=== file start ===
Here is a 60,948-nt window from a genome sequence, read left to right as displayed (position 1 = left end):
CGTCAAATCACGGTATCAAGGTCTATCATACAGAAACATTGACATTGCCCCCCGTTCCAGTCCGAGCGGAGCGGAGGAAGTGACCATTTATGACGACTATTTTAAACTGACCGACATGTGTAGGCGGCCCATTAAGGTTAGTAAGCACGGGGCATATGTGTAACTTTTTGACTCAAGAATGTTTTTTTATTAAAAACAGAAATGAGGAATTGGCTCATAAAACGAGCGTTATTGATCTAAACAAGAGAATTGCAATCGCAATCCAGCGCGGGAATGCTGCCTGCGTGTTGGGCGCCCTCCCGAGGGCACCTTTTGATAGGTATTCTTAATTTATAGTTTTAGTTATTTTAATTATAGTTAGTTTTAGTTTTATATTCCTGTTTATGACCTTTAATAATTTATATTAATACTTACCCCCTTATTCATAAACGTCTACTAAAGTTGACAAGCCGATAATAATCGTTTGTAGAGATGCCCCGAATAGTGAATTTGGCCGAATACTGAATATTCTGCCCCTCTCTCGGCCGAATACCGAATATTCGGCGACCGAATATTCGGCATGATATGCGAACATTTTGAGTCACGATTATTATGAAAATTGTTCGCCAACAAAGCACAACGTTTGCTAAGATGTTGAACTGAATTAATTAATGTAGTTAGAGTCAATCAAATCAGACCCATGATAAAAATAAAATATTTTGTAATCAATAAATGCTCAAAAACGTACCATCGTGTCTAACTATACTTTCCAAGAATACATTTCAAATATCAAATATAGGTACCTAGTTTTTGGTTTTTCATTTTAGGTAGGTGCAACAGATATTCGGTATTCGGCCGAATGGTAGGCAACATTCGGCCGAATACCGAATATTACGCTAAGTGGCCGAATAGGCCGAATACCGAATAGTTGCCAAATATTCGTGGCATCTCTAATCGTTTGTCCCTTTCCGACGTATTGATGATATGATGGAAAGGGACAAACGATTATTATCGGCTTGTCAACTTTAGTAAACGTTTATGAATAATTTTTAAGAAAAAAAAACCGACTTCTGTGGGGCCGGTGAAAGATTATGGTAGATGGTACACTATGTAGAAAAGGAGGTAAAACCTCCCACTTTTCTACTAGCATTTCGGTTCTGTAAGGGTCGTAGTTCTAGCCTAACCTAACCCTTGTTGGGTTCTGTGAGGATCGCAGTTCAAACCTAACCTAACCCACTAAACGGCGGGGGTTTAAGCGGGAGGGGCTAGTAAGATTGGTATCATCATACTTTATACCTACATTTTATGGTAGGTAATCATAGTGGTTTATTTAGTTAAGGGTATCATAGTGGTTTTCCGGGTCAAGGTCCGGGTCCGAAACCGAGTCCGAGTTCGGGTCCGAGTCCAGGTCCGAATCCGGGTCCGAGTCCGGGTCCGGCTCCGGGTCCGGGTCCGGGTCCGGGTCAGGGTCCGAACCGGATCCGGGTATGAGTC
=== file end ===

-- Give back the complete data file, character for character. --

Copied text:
Here is a 60,948-nt window from a genome sequence, read left to right as displayed (position 1 = left end):
CGTCAAATCACGGTATCAAGGTCTATCATACAGAAACATTGACATTGCCCCCCGTTCCAGTCCGAGCGGAGCGGAGGAAGTGACCATTTATGACGACTATTTTAAACTGACCGACATGTGTAGGCGGCCCATTAAGGTTAGTAAGCACGGGGCATATGTGTAACTTTTTGACTCAAGAATGTTTTTTTATTAAAAACAGAAATGAGGAATTGGCTCATAAAACGAGCGTTATTGATCTAAACAAGAGAATTGCAATCGCAATCCAGCGCGGGAATGCTGCCTGCGTGTTGGGCGCCCTCCCGAGGGCACCTTTTGATAGGTATTCTTAATTTATAGTTTTAGTTATTTTAATTATAGTTAGTTTTAGTTTTATATTCCTGTTTATGACCTTTAATAATTTATATTAATACTTACCCCCTTATTCATAAACGTCTACTAAAGTTGACAAGCCGATAATAATCGTTTGTAGAGATGCCCCGAATAGTGAATTTGGCCGAATACTGAATATTCTGCCCCTCTCTCGGCCGAATACCGAATATTCGGCGACCGAATATTCGGCATGATATGCGAACATTTTGAGTCACGATTATTATGAAAATTGTTCGCCAACAAAGCACAACGTTTGCTAAGATGTTGAACTGAATTAATTAATGTAGTTAGAGTCAATCAAATCAGACCCATGATAAAAATAAAATATTTTGTAATCAATAAATGCTCAAAAACGTACCATCGTGTCTAACTATACTTTCCAAGAATACATTTCAAATATCAAATATAGGTACCTAGTTTTTGGTTTTTCATTTTAGGTAGGTGCAACAGATATTCGGTATTCGGCCGAATGGTAGGCAACATTCGGCCGAATACCGAATATTACGCTAAGTGGCCGAATAGGCCGAATACCGAATAGTTGCCAAATATTCGTGGCATCTCTAATCGTTTGTCCCTTTCCGACGTATTGATGATATGATGGAAAGGGACAAACGATTATTATCGGCTTGTCAACTTTAGTAAACGTTTATGAATAATTTTTAAGAAAAAAAAACCGACTTCTGTGGGGCCGGTGAAAGATTATGGTAGATGGTACACTATGTAGAAAAGGAGGTAAAACCTCCCACTTTTCTACTAGCATTTCGGTTCTGTAAGGGTCGTAGTTCTAGCCTAACCTAACCCTTGTTGGGTTCTGTGAGGATCGCAGTTCAAACCTAACCTAACCCACTAAACGGCGGGGGTTTAAGCGGGAGGGGCTAGTAAGATTGGTATCATCATACTTTATACCTACATTTTATGGTAGGTAATCATAGTGGTTTATTTAGTTAAGGGTATCATAGTGGTTTTCCGGGTCAAGGTCCGGGTCCGAAACCGAGTCCGAGTTCGGGTCCGAGTCCAGGTCCGAATCCGGGTCCGAGTCCGGGTCCGGCTCCGGGTCCGGGTCCGGGTCCGGGTCAGGGTCCGAACCGGATCCGGGTATGAGTC